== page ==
The nation's best-known researcher on homework has taken a new look at the subject, and here is what Duke University professor Harris Cooper has to say:

Elementary school students get no academic benefit from homework -- except reading and some basic skills practice -- and yet schools require more than ever.

High school students studying until dawn probably are wasting their time because there is no academic benefit after two hours a night; for middle-schoolers, 1 1/2 hours.

And what's perhaps more important, he said, is that most teachers get little or no training on how to create homework assignments that advance learning.

The controversy over homework that has raged for more than a century in U.S. education is reheating with new research by educators and authors about homework's purpose and design.

No one has gone as far as the American Child Health Association did in the 1930s, when it pinned homework and child labor as leading killers of children who contracted tuberculosis and heart disease. But the arguments seem to get louder with each new school year: There is too much homework or too little; assignments are too boring or overreaching; parents are too involved or negligent.

"What should homework be?" asked veteran educator Dorothy Rich, founder of the nonprofit Home and School Institute. "In the biggest parameter, it ought to help kids make better sense of the world. Too often, it just doesn't."

In the nation's classrooms, teachers say they work hard to conform to school board policies and parent demands that do not always match what they think is the best thing for children.

Yet teachers themselves don't uniformly agree on something as basic as the purpose of homework (reviewing vs. learning new concepts), much less design or amount or even whether it should be graded. And the result can be inconsistency in assignments and confusion for students.

That is part of the reason some educators and authors are making new cases for the elimination of homework entirely, including in the new book "The Homework Myth," by Alfie Kohn.

Kohn points to family conflict, stress and Cooper's research as reasons for giving kids other things to do to develop their minds and bodies after school besides homework.

"I am always fascinated when research says one thing and we are all rushing in the other direction," Kohn said.

"It is striking that we have no evidence that there is any academic benefit in elementary school homework," he said. "Then people fall back on the self-discipline argument and how it helps students learn study skills. But that is an urban myth, except that people apply it in the suburbs, too."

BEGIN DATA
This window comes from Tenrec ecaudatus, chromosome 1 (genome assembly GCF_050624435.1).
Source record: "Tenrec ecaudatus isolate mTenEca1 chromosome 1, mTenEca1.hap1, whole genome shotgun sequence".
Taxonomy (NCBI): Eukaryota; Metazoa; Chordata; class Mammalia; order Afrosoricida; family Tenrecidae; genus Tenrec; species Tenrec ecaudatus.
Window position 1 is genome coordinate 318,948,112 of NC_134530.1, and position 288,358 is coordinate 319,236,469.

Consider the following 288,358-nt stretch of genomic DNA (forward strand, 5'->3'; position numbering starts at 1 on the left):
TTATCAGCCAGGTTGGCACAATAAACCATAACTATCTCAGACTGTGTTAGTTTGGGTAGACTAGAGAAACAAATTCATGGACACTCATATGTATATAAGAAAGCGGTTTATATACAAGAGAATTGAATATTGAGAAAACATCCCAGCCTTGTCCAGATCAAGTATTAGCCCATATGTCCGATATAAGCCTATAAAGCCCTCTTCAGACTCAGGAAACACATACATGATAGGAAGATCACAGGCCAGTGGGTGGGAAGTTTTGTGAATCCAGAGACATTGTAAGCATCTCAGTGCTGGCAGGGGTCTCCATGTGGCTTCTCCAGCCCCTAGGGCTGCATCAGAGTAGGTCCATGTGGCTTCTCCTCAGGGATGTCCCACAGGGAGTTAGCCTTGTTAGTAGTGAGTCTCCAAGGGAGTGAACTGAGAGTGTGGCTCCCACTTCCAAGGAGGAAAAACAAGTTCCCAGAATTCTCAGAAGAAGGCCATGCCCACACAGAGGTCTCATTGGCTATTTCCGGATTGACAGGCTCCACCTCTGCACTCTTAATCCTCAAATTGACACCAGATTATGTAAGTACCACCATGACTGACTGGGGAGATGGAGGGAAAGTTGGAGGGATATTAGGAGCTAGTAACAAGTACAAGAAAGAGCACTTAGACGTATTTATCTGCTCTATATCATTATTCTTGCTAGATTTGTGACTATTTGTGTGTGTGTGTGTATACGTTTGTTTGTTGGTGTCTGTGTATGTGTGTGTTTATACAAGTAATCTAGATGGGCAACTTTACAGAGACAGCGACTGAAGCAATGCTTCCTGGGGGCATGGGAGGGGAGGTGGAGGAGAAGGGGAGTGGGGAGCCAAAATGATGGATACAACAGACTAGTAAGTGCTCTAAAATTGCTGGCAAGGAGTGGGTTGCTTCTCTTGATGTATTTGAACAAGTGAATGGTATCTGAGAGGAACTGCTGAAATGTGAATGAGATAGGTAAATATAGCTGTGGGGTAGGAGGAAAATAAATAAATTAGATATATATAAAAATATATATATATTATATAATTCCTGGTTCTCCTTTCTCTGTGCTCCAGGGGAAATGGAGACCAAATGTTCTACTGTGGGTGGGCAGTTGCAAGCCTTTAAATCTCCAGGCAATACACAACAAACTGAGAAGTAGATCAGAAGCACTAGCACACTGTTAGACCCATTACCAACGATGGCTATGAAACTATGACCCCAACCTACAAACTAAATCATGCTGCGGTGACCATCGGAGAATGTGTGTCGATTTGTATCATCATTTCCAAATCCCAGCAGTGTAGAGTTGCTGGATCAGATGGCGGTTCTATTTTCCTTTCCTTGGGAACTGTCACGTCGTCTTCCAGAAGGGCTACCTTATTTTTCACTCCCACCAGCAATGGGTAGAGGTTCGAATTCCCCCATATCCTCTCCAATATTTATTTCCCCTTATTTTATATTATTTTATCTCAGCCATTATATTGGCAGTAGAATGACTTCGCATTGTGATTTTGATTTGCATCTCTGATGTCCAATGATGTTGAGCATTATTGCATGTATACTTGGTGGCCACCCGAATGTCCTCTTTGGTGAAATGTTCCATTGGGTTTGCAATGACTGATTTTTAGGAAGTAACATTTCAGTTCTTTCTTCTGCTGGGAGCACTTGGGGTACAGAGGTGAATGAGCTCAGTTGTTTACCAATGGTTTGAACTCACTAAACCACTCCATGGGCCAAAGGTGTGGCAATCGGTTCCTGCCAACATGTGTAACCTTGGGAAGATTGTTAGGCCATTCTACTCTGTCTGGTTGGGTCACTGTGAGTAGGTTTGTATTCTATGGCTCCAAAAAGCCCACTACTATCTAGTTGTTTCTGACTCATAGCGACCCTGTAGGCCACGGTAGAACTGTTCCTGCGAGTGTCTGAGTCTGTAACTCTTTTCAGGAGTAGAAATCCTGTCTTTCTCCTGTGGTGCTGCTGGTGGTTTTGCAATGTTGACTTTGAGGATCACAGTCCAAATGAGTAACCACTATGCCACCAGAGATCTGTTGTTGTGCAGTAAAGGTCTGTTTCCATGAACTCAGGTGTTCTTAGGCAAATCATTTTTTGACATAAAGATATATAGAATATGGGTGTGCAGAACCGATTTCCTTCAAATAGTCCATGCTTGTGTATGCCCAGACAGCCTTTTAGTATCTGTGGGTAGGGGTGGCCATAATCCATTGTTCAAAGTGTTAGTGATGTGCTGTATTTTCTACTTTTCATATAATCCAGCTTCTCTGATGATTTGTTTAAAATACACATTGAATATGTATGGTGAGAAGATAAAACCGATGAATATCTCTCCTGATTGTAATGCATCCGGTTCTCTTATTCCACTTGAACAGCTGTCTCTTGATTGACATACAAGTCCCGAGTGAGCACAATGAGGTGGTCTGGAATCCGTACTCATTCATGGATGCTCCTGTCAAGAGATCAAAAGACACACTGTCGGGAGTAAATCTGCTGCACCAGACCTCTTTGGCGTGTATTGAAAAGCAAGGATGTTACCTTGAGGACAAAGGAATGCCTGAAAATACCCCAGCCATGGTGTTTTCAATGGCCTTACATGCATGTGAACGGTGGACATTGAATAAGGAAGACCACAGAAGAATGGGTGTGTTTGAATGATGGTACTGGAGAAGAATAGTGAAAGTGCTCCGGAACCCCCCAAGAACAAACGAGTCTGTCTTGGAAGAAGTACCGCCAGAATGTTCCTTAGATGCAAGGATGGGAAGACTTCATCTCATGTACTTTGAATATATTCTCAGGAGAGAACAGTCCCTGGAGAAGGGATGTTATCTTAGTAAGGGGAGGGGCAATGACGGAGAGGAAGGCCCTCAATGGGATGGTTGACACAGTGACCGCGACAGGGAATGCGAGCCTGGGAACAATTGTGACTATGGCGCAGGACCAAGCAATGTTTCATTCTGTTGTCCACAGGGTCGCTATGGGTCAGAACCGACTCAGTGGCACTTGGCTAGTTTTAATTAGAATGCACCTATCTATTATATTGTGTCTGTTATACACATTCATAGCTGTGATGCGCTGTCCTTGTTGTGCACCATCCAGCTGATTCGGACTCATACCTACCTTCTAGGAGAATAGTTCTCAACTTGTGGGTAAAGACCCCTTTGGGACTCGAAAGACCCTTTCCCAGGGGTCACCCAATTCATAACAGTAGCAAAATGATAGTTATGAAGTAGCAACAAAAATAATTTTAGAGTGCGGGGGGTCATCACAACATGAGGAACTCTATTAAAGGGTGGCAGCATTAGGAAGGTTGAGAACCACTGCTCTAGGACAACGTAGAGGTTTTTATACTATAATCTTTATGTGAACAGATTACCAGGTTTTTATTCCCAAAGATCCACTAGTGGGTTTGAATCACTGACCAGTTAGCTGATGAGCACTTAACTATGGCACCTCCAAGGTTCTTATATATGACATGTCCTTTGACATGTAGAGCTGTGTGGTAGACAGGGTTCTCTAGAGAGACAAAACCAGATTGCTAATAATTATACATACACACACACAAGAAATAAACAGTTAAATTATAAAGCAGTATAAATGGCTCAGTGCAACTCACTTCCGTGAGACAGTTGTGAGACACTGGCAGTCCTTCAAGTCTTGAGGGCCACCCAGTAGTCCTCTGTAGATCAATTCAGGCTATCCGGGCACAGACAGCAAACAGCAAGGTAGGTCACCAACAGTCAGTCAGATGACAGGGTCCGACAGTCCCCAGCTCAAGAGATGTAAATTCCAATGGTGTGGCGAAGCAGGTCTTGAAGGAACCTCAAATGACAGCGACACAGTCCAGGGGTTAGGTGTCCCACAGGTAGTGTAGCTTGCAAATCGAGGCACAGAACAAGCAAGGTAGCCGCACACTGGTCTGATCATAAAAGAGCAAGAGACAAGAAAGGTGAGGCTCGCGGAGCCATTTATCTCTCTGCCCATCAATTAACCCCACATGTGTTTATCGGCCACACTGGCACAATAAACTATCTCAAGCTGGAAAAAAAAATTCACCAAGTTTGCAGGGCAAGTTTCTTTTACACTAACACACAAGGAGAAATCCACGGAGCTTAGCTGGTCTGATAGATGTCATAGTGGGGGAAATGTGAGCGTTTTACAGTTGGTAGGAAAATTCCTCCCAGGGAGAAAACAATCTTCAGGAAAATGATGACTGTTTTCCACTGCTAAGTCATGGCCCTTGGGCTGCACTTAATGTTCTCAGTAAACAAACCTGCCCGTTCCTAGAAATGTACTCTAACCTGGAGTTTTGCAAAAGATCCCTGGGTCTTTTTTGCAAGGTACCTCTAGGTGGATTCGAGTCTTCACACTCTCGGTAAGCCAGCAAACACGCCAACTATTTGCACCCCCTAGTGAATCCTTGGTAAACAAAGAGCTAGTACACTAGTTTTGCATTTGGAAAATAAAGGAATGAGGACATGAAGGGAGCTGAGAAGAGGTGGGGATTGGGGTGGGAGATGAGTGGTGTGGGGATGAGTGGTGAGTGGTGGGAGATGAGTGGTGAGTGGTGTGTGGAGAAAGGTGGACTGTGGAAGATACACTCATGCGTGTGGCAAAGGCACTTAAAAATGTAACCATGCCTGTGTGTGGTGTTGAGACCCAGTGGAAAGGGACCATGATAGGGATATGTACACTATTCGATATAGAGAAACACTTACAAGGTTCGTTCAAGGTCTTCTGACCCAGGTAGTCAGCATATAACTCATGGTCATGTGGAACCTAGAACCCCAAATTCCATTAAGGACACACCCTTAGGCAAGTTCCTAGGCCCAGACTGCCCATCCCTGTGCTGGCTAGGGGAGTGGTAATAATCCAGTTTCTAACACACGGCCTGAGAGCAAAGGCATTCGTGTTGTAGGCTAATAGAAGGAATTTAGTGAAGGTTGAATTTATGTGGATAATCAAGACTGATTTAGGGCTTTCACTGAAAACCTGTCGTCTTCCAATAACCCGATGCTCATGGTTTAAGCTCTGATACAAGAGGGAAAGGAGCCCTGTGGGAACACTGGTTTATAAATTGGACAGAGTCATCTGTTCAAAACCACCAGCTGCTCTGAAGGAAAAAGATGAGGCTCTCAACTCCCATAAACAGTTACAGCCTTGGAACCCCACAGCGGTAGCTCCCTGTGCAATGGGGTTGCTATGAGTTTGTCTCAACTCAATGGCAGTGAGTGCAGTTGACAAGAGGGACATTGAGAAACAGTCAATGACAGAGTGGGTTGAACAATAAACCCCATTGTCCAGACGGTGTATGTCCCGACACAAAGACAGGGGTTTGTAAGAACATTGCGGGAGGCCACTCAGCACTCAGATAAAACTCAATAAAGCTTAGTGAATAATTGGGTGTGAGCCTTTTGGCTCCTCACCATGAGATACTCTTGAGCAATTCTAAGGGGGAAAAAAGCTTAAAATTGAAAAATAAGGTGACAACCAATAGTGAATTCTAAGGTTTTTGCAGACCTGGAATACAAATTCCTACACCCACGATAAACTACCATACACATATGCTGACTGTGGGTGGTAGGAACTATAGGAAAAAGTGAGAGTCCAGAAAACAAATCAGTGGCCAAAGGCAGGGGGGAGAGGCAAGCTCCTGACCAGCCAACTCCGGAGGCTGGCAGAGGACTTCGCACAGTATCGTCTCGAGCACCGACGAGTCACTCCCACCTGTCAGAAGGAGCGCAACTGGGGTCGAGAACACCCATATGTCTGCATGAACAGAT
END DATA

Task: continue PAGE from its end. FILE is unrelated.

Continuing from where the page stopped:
In 1989, Cooper, now a professor of psychology and director of Duke's Program in Education, published an analysis of dozens of studies on the link between homework and academic achievement.

His conclusions: The research base showed no correlation between academic achievement and homework -- besides reading -- in elementary school, a small benefit in middle school and more for high school.

This spring, he co-authored another paper in the Review of Educational Research after reviewing various newer studies done on homework from 1987 to 2003, and he offered a few additions to his conclusions.

This time, he said, there was some evidence that, in grades 2 through 5, students do better on unit tests when they do short homework assignments on basic skills that relate directly to the test.

And, he said, it appears that more than two hours of high school homework, and more than 1 1/2 hours of middle school homework, have no academic benefit and may produce negative results.

Other educators, such as Linda Darling-Hammond, a Stanford University education professor and researcher, say that many of the studies Cooper evaluated were not tightly controlled and not authoritative but that his conclusions make sense.

Darling-Hammond said Cooper also is correct in pointing out that many teachers lack the skills to design homework assignments that help kids learn and don't turn them off to learning.

Today, schools of education provide varying levels of training in the art of designing homework assignments that are more than busywork, usually imbedded in courses about curriculum. Many, however, offer none, and teachers say they wish the schools had.

"One isn't born knowing how to make sensible lesson plans and homework assignments," said Karen Zabrowski, a seventh-grade reading teacher at Chippewa Falls Middle School in Wisconsin.

But teacher knowledge is often trumped by school system policies, created by school boards whose members are often not educators, teachers have said.

Timothy Naughton said he learned about homework at Fordham University in the 1990s. "We agreed it wasn't the best practice for younger students, but we knew everybody was going to make us give it anyway, so we talked about how to reconcile the two positions," said Naughton, who has taught in various elementary grades and is a kindergarten teacher in East Stroudsburg, Pa. He gives no homework but suggests that parents read and practice basic skills with their kids.

Kohn said that if he were education czar, kids would not be assigned homework but would wind up learning anyway. That's what happened at the private Kino School in Tucson, where traditional homework was banned but kids designed their own after-school projects because they wanted to keep learning.

Cooper said that eliminating homework makes no more sense than "piling it on" and that the answer is somewhere in between.

Georgia Leigh, 16, an 11th-grader at Bethesda-Chevy Chase High School, tends to support the middle ground. It was not until 10th grade, she said, that homework was more than busywork. What changed then, she said, was that she began to be assigned more reading.

"I feel like I'm learning more when I'm reading than when I'm filling out math sheets," she said. "If homework were eliminated? I'd read anyway."